Pfizer’s move to integrated ID management came with more than a few hard-won lessons. For CIOs contemplating
ID management overhauls or smart card projects, Scott Potter,
Pfizer’s senior director for worldwide business technology,
and Leslie Holbrook, director for worldwide business technology,
have five key suggestions.
1. Understand your business case, cold. “This is the only
bleeding-edge technology project [that I’ve worked on] that I felt
had an iron-clad business case,” Holbrook says. “We had a hard
business reason to push this.”
2. Build “as flexible a platform as you can afford,” Holbrook
says. Don’t skimp on memory or chips. Pfizer is seeing the
ability to add Java applets to its cards pay off—for example,
with a new biometrics application, she says. “Blow it out,” she
says, meaning leave room on the smart cards for unanticipated uses.
You don’t want to have to go out and redeploy cards after a
3. Leave plenty of time to craft your policies around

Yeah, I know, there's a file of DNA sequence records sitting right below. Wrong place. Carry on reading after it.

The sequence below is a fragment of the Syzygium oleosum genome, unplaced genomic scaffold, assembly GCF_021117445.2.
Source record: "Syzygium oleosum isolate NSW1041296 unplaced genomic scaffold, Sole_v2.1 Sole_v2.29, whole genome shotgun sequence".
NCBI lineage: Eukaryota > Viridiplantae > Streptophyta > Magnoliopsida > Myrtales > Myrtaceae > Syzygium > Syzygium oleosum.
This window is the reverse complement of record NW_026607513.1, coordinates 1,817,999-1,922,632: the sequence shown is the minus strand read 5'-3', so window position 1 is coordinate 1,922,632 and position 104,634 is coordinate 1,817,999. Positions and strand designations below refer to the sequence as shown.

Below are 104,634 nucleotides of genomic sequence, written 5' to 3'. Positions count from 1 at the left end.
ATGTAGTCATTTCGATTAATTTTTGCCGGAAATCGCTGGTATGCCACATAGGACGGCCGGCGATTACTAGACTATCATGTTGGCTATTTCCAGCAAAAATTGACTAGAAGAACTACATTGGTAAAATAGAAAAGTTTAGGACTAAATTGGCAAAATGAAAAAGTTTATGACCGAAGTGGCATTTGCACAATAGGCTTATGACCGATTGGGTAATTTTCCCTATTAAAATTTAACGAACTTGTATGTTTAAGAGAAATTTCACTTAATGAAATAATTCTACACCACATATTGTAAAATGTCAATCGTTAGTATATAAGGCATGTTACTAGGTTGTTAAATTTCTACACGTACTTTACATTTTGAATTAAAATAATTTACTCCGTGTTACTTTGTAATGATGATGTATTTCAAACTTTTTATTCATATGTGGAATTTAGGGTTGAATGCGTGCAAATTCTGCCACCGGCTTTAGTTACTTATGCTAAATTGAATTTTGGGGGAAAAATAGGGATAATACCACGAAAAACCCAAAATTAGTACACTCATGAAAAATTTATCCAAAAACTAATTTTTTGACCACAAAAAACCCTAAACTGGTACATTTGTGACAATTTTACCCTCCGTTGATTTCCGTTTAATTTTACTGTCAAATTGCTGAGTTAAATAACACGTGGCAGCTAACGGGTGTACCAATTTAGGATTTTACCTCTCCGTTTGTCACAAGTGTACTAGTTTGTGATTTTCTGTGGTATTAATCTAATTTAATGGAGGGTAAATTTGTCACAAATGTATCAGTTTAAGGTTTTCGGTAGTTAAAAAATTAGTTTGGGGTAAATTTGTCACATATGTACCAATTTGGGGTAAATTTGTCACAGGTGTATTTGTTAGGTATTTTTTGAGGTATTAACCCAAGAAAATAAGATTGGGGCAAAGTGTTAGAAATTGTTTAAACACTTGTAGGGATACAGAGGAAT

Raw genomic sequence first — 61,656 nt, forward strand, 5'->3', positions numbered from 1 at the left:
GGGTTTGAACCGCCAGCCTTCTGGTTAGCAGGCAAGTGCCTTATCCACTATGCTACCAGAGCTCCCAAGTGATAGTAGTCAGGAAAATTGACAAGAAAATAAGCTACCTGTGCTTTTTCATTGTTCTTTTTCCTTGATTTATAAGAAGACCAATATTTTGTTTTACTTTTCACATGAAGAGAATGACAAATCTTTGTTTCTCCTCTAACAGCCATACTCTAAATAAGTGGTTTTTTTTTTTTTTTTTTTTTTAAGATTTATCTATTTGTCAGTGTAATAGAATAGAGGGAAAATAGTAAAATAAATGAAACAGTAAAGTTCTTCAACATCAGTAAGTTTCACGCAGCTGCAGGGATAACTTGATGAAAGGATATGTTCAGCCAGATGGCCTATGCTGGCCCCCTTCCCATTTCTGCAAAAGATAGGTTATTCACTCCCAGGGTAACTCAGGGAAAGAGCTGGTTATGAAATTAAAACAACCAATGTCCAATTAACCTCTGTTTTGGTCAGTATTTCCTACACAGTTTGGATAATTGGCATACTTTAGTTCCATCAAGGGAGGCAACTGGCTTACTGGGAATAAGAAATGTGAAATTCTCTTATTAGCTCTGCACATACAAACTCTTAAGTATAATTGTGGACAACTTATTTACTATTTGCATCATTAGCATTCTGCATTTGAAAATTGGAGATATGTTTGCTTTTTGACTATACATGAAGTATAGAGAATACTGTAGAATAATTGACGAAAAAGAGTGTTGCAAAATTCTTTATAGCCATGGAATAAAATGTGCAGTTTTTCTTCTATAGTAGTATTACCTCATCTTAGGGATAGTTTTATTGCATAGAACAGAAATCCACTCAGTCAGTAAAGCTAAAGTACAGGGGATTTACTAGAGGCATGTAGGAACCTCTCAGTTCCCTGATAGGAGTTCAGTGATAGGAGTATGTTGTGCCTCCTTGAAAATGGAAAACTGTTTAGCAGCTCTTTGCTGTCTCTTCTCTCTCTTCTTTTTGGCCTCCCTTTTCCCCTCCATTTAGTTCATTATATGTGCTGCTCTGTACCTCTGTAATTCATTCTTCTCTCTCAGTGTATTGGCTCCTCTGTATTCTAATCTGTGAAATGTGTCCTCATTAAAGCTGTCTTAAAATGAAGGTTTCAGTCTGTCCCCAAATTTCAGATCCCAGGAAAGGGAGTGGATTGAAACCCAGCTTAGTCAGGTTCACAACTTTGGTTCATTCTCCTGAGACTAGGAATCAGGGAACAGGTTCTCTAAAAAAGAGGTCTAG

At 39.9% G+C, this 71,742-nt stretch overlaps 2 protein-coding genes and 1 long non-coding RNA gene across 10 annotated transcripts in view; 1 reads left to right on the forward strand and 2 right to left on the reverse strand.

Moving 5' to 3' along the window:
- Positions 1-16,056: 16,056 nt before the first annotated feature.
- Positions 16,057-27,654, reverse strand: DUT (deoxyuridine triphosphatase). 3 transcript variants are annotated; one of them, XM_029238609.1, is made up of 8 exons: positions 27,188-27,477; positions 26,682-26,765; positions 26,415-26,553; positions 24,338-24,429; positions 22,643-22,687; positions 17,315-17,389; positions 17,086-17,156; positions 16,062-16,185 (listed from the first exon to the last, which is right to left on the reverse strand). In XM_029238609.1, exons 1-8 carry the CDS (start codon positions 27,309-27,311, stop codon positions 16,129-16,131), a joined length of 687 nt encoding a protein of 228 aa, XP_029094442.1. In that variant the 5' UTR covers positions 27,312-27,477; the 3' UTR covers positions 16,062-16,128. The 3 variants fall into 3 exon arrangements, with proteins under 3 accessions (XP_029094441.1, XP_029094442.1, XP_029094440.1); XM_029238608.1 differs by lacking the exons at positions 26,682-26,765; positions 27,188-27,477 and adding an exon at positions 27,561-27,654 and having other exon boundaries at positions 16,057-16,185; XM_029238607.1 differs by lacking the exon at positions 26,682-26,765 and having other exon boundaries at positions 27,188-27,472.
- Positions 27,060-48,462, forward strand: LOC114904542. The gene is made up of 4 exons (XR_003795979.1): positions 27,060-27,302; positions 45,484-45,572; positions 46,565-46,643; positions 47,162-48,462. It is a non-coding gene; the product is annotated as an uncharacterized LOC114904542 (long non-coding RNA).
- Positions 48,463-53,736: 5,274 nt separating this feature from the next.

certificates and passwords. Pfizer had to deal with a multitude of
questions around passwords, reset times and the like. The
technology was ready before the policy. “Our digital signature
policy had about 100 authors,” Holbrook says. “I’m not sure how
long it is but it’s a sure cure for insomnia.” You’ll also have to
decide who’ll own the policy when it’s done, and it may not have a
natural home, she adds. At Pfizer, human resources, risk management
and internal audit groups own the policy.
4. Strike “a tight partnership with legal from the start,”
Holbrook says. “It’s really crucial.” Also, bring in outside help
to give your IT and legal staff advice on the bleeding-edge issues.
“We were able to tap into some consulting resources,” Holbrook
says, to gain people with experience with the financial and legal
issues relating to digital credentials. In one example, Pfizer had
to confirm precisely what kinds of digital signature policies need
to be attached to its lab research notebooks.
5. Make sure the IT people on the project are flexible. “Being
on the bleeding edge always hurts a little,” Holbrook says. “You
need a team that can roll with the punches. There’s no solution for
this. There’s no standard API. It’s just not standard development